Opinion: Defeat hurts - but we have to keep the faith
By Telegraph columnist Geoff Ford
WERE the visitors that good? Were the Mariners that bad?
Kidderminster Harriers have slotted seven goals past Grimsby Town in two games at Blundell Park. Maybe that tells its own story.
They combined impressive passing and movement with speed and physical strength - it's rare to get all those qualities in a side so low in the football pyramid.
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But football matches are often decided by very fine margins and Town could argue that had the two first half efforts from Ross Hannah gone in the result might have been very different.
They could argue that the second goal on the stroke of half time was a killer, the third an unfortunate own goal. The fans could contend that Hannah should have stayed on or that Brodie should have been introduced rather than John-Lewis.
But these are all ifs and maybes and and merely paper over some of the cracks.
Many of us fans have been worried that such a result was just around the corner. We've been shifting uncomfortably in our seats concerned at Town's inability to dominate at home. Wondering if sheer will to win coupled with individual quality would be enough to get us out of this league.
Whether we like the label or not, Town are often a direct side. It may be by design, it may be because of a lack of confidence on the ball, fear of a mistake, the state of the pitch or teams pressing them high up the field.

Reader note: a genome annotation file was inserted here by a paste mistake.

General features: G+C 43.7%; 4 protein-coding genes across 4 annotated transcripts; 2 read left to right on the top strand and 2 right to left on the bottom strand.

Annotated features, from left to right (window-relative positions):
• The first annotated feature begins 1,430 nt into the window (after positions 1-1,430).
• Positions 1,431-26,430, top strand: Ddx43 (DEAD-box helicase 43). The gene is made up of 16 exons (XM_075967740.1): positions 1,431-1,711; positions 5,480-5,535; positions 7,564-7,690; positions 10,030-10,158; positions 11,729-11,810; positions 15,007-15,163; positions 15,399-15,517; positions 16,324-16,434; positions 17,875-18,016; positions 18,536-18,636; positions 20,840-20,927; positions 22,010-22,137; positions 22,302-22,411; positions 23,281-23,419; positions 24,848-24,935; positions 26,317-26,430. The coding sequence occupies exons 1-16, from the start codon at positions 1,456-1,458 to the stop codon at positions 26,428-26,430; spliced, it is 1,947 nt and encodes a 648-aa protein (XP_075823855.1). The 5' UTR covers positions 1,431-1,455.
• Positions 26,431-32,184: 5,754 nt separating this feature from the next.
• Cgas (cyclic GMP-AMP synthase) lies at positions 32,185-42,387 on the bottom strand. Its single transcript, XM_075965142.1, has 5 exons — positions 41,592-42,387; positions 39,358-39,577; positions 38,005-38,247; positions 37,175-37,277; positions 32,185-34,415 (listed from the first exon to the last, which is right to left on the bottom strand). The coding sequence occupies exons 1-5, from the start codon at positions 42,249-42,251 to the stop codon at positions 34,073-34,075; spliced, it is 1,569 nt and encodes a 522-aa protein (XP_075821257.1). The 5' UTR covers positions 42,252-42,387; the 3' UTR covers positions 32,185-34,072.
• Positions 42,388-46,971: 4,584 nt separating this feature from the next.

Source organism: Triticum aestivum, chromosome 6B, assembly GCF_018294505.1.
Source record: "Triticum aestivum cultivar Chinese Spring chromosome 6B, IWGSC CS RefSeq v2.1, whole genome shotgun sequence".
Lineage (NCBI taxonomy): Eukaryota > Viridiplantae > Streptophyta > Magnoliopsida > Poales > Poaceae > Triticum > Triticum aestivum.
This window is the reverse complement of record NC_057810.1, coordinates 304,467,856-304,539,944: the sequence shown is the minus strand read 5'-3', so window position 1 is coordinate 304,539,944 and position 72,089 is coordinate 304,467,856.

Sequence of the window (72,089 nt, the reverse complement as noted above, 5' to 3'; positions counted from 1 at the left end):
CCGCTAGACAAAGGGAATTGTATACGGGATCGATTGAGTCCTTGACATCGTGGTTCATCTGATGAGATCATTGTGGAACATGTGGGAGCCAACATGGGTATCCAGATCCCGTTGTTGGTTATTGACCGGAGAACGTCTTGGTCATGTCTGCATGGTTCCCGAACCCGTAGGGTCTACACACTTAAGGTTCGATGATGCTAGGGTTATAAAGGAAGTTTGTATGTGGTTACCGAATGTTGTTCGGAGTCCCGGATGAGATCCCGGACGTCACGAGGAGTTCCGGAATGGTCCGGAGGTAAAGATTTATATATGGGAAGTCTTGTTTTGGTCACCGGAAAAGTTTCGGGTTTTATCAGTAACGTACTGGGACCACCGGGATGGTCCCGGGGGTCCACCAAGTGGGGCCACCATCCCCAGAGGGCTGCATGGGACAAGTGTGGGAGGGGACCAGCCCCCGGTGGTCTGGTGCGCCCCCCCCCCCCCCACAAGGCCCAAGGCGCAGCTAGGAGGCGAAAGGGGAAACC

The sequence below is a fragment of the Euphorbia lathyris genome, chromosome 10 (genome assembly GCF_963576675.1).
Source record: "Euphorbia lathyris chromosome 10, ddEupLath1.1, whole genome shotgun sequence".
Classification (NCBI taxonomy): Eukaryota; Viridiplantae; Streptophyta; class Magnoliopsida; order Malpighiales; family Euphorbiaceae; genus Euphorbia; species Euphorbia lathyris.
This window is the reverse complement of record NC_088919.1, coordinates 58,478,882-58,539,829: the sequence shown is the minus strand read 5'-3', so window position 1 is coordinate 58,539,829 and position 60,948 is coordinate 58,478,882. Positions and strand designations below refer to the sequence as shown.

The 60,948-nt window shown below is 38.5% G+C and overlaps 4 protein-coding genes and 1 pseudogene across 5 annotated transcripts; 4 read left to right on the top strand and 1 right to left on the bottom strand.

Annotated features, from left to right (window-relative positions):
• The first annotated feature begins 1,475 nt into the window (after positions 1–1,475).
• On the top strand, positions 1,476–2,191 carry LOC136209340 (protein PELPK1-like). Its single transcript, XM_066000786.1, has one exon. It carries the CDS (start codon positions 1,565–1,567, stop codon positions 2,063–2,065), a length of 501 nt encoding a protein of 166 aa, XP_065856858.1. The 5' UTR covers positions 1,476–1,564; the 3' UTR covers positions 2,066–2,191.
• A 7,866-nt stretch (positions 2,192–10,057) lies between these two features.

But launch it they do. The argument for this philosophy is that you play your football in the opponents' half of the pitch, not your own. And with a record of achievement which took them to a Wembley final and top spot in the Conference, the tactics have clearly been justified.
But their championship aspirations now look less strong, the play-offs may be the more likely route to promotion. Is this because opponents have worked Town out? Have they realised how much they rely on Andy Cook getting his head to punts forward? That our full backs when pressured will inevitably hoist it down the line?
Kidderminster closed off those avenues on Saturday. And while Town were often direct, the Harriers played through them. And it was worrying to witness the ease with which they accomplished it.
While wide men Joe Colbeck, Marcus Marshall and Jamie Devitt each gave up possession in the build up to the goals, Kiddy got men forward much quicker than the Mariners got them back. All three came from crosses that were not cut out.
So was this a blip? Are Kidderminster a one-off in this league at present? Have certain players become a little jaded and could there be a tactical reassessment? Are Town vulnerable without Sean Pearson and Derek Niven in the side?
All questions to mull over. I suspect that the methods that have brought so much success will be maintained with tweaks here and there. It's too late for major changes and the management quite justifiably believe their course is the right one.
We fans may all have our views, but we have to keep the faith.